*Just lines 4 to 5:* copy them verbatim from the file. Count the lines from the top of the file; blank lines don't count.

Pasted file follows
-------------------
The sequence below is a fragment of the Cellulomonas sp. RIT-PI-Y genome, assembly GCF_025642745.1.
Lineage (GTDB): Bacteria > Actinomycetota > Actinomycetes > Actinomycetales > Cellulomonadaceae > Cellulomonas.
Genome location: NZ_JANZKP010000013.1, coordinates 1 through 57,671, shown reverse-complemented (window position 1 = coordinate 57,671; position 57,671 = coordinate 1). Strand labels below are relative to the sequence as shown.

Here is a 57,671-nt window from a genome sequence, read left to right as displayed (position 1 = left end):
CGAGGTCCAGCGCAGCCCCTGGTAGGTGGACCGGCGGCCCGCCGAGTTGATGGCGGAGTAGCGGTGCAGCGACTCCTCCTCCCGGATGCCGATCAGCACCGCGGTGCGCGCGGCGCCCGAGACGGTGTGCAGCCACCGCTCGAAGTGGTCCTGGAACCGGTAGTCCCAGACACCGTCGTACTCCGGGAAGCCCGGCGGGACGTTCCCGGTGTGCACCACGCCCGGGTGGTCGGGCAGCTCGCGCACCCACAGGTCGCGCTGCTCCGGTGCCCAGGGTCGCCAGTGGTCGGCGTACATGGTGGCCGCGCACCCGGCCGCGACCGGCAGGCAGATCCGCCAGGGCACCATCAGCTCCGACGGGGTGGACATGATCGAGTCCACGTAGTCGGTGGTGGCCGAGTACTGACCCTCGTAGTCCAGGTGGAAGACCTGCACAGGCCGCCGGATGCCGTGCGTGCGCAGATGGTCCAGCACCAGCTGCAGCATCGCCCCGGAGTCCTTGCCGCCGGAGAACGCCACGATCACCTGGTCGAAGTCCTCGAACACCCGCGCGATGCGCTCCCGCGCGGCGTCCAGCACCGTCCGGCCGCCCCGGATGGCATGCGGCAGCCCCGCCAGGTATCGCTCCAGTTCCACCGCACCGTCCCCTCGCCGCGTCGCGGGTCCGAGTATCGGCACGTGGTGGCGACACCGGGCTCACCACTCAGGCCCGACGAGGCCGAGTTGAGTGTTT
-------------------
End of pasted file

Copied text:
Here is a 57,671-nt window from a genome sequence, read left to right as displayed (position 1 = left end):
CGAGGTCCAGCGCAGCCCCTGGTAGGTGGACCGGCGGCCCGCCGAGTTGATGGCGGAGTAGCGGTGCAGCGACTCCTCCTCCCGGATGCCGATCAGCACCGCGGTGCGCGCGGCGCCCGAGACGGTGTGCAGCCACCGCTCGAAGTGGTCCTGGAACCGGTAGTCCCAGACACCGTCGTACTCCGGGAAGCCCGGCGGGACGTTCCCGGTGTGCACCACGCCCGGGTGGTCGGGCAGCTCGCGCACCCACAGGTCGCGCTGCTCCGGTGCCCAGGGTCGCCAGTGGTCGGCGTACATGGTGGCCGCGCACCCGGCCGCGACCGGCAGGCAGATCCGCCAGGGCACCATCAGCTCCGACGGGGTGGACATGATCGAGTCCACGTAGTCGGTGGTGGCCGAGTACTGACCCTCGTAGTCCAGGTGGAAGACCTGCACAGGCCGCCGGATGCCGTGCGTGCGCAGATGGTCCAGCACCAGCTGCAGCATCGCCCCGGAGTCCTTGCCGCCGGAGAACGCCACGATCACCTGGTCGAAGTCCTCGAACACCCGCGCGATGCGCTCCCGCGCGGCGTCCAGCACCGTCCGGCCGCCCCGGATGGCATGCGGCAGCCCCGCCAGGTATCGCTCCAGTTCCACCGCACCGTCCCCTCGCCGCGTCGCGGGTCCGAGTATCGGCACGTGGTGGCGACACCGGGCTCACCACTCAGGCCCGACGAGGCCGAGTTGAGTGTTT